A Brief History
On March 7, 1994, the Supreme Court of the United States ruled that song parodies are “fair use” and that the original artist or writer of the song cannot prevent the parody from being recorded and aired. This settled any disputes, and the likes of “Weird Al” Yankovic were given a green light to continue amusing the public. Earlier this year, we featured lists of great novelty songs (including parodies), and today we feature 10 more such great hits that amuse and entertain us. Thank you, Supreme Court!
10. “Pretty Woman,” 2 Live Crew, 1992.
A parody of the Roy Orbison classic hit “Oh, Pretty Woman,” this is the song that the above-mentioned Supreme Court case was initially about. Acuff-Rose Music had refused permission for the song to be made, but 2 Live Crew made it anyway and sold over 250,000 copies. The Supreme Court decision actually overturned an Appeals Court decision that had considered the parody a copyright infringement, but wisely the Supreme Court saw otherwise.
9. “Boney Fingers,” Hoyt Axton, 1974.
Sometimes it is hard to tell if a country song is serious or in good fun, but I am pretty sure this was meant as sort of a joke. Hard life and working your fingers to the bone leaves you, well, with bony fingers. Honorable mention to “Put Another Log on the Fire.”
8. “I Lost on Jeopardy,” “Weird Al” Yankovic, 1984.
A parody of Greg Kihn’s “Our Love’s in Jeopardy,” this is the theme song for all those fans of the famous like-named television trivia game show. It even features Don Pardo, the old game show announcer (Saturday Night Live among other shows). It is also my personal favorite parody by Weird Al. I cannot believe he has only won 4 Grammys.
7. “Call Me Maybe Parody,” The Key of Awesome, 2012.
A YouTube video production, the song, a parody of Carly Rae Jepson’s “Call Me Maybe,” and video are absolutely hilarious. Dealing with obsession, stalking, violence and casual sex, this is definitely not for kids, but adults should still laugh throughout. Songs such as this show that the Internet can be a wonderful source of novelty songs and parodies that do not necessarily hit the big-time airwaves on the radio.
6. “The Unicorn,” Irish Rovers, 1968.
This song about mythical creatures reached all the way to #2 on the U.S. Adult Contemporary Charts and #7 on the Hot 100. It explains that the only reason unicorns do not exist today is because they missed the boat (literally) as Noah was herding up the animals two by two to escape the impending flood. 8 million copies of the song were sold, and it has become a staple at St. Patrick’s Day festivities. Originally written and recorded by Shel Silverstein back in 1962, it had been covered by numerous artists, including Robert Goulet, before the Irish Rovers recorded their version. Due to the song’s success, the group even opened bars named The Unicorn.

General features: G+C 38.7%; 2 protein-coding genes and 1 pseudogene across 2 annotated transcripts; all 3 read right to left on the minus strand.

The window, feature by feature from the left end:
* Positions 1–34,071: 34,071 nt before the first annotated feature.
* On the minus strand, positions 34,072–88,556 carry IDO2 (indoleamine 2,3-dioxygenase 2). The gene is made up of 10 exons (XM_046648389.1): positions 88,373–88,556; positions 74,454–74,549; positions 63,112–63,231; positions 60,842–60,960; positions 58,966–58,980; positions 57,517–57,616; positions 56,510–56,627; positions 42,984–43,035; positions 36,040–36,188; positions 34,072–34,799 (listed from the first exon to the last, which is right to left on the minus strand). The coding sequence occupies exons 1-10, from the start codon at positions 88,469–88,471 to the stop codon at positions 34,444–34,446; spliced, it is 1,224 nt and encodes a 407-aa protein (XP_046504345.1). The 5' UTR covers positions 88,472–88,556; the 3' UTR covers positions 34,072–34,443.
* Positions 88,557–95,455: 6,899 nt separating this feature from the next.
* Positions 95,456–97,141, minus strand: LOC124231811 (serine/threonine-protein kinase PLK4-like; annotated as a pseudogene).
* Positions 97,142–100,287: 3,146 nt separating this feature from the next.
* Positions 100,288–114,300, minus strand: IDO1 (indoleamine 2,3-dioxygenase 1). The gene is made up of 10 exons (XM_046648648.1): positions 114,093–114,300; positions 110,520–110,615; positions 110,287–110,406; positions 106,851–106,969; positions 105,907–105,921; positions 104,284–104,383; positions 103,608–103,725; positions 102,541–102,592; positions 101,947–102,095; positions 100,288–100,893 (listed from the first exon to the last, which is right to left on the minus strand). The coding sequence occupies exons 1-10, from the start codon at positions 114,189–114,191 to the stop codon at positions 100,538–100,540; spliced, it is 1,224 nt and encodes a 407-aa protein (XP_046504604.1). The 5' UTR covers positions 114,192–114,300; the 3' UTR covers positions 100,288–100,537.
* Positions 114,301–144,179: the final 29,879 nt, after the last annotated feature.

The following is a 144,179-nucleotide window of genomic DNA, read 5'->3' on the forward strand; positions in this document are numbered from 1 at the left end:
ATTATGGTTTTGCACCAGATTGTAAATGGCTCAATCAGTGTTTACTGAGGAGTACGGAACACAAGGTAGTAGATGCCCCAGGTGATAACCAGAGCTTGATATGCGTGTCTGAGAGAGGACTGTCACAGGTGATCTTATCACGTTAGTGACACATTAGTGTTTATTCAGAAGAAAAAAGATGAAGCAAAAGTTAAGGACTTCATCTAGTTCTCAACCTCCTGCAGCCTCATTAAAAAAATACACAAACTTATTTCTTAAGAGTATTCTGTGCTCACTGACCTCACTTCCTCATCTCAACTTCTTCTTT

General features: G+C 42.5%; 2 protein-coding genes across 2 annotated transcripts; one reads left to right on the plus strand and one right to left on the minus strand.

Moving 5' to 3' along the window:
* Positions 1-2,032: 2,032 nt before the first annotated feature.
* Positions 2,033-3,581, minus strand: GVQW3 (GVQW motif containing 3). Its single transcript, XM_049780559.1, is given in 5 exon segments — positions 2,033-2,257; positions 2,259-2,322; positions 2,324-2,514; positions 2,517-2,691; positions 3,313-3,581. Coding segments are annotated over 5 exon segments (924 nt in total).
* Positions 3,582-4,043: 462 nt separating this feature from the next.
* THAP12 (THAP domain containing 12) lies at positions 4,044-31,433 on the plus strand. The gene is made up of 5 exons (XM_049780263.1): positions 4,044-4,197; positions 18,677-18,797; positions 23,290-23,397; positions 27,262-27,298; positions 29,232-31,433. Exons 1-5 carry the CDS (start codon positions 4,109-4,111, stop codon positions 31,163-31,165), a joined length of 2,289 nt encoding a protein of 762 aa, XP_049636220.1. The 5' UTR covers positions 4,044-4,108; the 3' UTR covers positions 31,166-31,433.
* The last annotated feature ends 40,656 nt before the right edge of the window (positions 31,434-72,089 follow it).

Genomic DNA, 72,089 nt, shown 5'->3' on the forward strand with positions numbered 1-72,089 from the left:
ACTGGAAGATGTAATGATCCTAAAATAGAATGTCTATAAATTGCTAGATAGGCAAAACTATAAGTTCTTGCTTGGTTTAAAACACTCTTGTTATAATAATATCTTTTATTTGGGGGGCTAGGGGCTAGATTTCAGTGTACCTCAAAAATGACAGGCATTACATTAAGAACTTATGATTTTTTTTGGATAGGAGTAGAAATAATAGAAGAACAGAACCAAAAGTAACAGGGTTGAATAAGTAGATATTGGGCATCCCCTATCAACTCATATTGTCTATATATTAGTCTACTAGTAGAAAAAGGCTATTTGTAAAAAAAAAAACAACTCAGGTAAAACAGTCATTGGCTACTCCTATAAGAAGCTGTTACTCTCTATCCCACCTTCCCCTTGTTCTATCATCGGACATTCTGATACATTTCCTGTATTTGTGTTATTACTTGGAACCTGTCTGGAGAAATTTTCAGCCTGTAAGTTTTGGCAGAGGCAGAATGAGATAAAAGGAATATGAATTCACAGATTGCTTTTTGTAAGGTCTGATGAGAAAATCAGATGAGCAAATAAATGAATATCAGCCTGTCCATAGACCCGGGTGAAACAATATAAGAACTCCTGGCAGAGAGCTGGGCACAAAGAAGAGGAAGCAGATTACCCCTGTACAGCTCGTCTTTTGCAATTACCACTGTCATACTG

5. “The Fox (What Does the Fox Say?)” Ylvis, 2013.
A strikingly catchy tune from our friends in Norway, this song took the U.S. by storm and has been featured on television shows and in numerous parodies of itself, some of which are pretty good in their own right. (See “What Does the Sock Say?” by Annoying Orange.) This song was also the top YouTube video of 2013, with 488 million views.
4. “The Witch Doctor,” David Seville, 1958.
Actually performed by Ross Bagdasarian, David Seville was both his stage named and that of the character he played in the Chipmunks cartoons. Covered numerous times by “Alvin and the Chipmunks,” this squeaky tune has appeared in numerous movies and television shows.
3. “Surfin’ Bird,” The Trashmen, 1963.
This song is so good and distinctive that the Family Guy cartoon made it the central feature of one of its episodes. When I was a lad, it seemed some adults found the song annoying. On the contrary, it is one of the all-time great iconic hits of the 1960s. Actually beginning as a mashup of 2 songs by the Rivingtons, “Papa-Oom-Mow-Mow” and “The Bird’s the Word,” it only reached #4 on the charts, but it seemed more popular than that, as you heard it pretty much everywhere you went. (Or, so it seemed.)
2. “Snoopy vs. The Red Baron,” The Royal Guardsmen, 1966.
Playing off the popularity of the Peanuts cartoons/comic strip, the song was good enough to spawn a couple of successful sequels, “The Return of the Red Baron” and “Snoopy’s Christmas,” and in 2006, even a third sequel titled “Snoopy vs. Osama.”
1. “Polkas on 45,” “Weird Al” Yankovic, 1984.
A parody of the Dutch group Stars on 45 who had had great success with playing medleys of popular hits, Yankovic took this concept and gave it his owns special polka flavor. This worked out so well that Yankovic made almost a dozen more of these treats and even once performed in a pre-Grammys show in which he sang a polka medley of the nominated songs!
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